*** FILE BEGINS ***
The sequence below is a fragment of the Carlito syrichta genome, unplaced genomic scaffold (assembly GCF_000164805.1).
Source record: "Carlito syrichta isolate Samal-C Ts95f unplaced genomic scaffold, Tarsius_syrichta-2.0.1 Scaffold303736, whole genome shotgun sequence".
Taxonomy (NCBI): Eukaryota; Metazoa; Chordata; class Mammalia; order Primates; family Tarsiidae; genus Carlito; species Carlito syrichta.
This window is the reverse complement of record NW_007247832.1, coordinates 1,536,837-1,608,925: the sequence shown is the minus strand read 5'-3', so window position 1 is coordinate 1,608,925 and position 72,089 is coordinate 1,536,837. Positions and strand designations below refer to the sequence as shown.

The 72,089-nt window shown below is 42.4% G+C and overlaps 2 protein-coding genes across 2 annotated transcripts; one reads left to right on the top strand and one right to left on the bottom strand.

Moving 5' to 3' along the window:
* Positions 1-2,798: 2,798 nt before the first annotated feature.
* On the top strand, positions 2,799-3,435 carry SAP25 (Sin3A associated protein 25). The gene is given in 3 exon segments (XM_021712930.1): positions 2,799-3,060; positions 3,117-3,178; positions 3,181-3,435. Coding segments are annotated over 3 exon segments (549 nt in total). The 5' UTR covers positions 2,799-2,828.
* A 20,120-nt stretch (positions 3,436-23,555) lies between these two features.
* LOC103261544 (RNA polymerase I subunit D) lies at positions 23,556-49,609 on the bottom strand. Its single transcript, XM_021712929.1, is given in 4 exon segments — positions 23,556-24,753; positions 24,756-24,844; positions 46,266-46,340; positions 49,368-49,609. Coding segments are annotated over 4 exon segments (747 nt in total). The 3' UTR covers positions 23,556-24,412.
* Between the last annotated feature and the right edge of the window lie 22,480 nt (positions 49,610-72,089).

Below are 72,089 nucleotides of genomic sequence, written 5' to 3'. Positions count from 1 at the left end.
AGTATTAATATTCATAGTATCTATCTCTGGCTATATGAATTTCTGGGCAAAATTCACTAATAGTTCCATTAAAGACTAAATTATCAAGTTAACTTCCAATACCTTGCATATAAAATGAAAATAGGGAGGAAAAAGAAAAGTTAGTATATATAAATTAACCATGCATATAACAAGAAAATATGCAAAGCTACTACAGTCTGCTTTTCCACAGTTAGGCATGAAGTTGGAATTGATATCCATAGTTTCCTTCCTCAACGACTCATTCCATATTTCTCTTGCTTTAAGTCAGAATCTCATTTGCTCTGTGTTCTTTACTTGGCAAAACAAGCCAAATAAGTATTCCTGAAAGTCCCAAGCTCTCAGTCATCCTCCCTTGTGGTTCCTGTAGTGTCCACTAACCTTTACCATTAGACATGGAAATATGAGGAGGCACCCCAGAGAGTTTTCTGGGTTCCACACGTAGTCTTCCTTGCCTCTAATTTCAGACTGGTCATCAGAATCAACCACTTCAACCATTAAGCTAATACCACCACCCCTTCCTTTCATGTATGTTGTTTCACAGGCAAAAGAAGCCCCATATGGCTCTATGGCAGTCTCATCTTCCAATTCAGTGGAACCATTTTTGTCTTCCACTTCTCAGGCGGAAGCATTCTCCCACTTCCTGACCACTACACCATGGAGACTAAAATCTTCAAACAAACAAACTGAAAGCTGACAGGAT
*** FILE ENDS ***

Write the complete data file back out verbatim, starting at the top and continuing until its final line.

The sequence below is a fragment of the Carlito syrichta genome, unplaced genomic scaffold (assembly GCF_000164805.1).
Source record: "Carlito syrichta isolate Samal-C Ts95f unplaced genomic scaffold, Tarsius_syrichta-2.0.1 Scaffold303736, whole genome shotgun sequence".
Taxonomy (NCBI): Eukaryota; Metazoa; Chordata; class Mammalia; order Primates; family Tarsiidae; genus Carlito; species Carlito syrichta.
This window is the reverse complement of record NW_007247832.1, coordinates 1,536,837-1,608,925: the sequence shown is the minus strand read 5'-3', so window position 1 is coordinate 1,608,925 and position 72,089 is coordinate 1,536,837. Positions and strand designations below refer to the sequence as shown.

The 72,089-nt window shown below is 42.4% G+C and overlaps 2 protein-coding genes across 2 annotated transcripts; one reads left to right on the top strand and one right to left on the bottom strand.

Moving 5' to 3' along the window:
* Positions 1-2,798: 2,798 nt before the first annotated feature.
* On the top strand, positions 2,799-3,435 carry SAP25 (Sin3A associated protein 25). The gene is given in 3 exon segments (XM_021712930.1): positions 2,799-3,060; positions 3,117-3,178; positions 3,181-3,435. Coding segments are annotated over 3 exon segments (549 nt in total). The 5' UTR covers positions 2,799-2,828.
* A 20,120-nt stretch (positions 3,436-23,555) lies between these two features.
* LOC103261544 (RNA polymerase I subunit D) lies at positions 23,556-49,609 on the bottom strand. Its single transcript, XM_021712929.1, is given in 4 exon segments — positions 23,556-24,753; positions 24,756-24,844; positions 46,266-46,340; positions 49,368-49,609. Coding segments are annotated over 4 exon segments (747 nt in total). The 3' UTR covers positions 23,556-24,412.
* Between the last annotated feature and the right edge of the window lie 22,480 nt (positions 49,610-72,089).

Below are 72,089 nucleotides of genomic sequence, written 5' to 3'. Positions count from 1 at the left end.
AGTATTAATATTCATAGTATCTATCTCTGGCTATATGAATTTCTGGGCAAAATTCACTAATAGTTCCATTAAAGACTAAATTATCAAGTTAACTTCCAATACCTTGCATATAAAATGAAAATAGGGAGGAAAAAGAAAAGTTAGTATATATAAATTAACCATGCATATAACAAGAAAATATGCAAAGCTACTACAGTCTGCTTTTCCACAGTTAGGCATGAAGTTGGAATTGATATCCATAGTTTCCTTCCTCAACGACTCATTCCATATTTCTCTTGCTTTAAGTCAGAATCTCATTTGCTCTGTGTTCTTTACTTGGCAAAACAAGCCAAATAAGTATTCCTGAAAGTCCCAAGCTCTCAGTCATCCTCCCTTGTGGTTCCTGTAGTGTCCACTAACCTTTACCATTAGACATGGAAATATGAGGAGGCACCCCAGAGAGTTTTCTGGGTTCCACACGTAGTCTTCCTTGCCTCTAATTTCAGACTGGTCATCAGAATCAACCACTTCAACCATTAAGCTAATACCACCACCCCTTCCTTTCATGTATGTTGTTTCACAGGCAAAAGAAGCCCCATATGGCTCTATGGCAGTCTCATCTTCCAATTCAGTGGAACCATTTTTGTCTTCCACTTCTCAGGCGGAAGCATTCTCCCACTTCCTGACCACTACACCATGGAGACTAAAATCTTCAAACAAACAAACTGAAAGCTGACAGGAT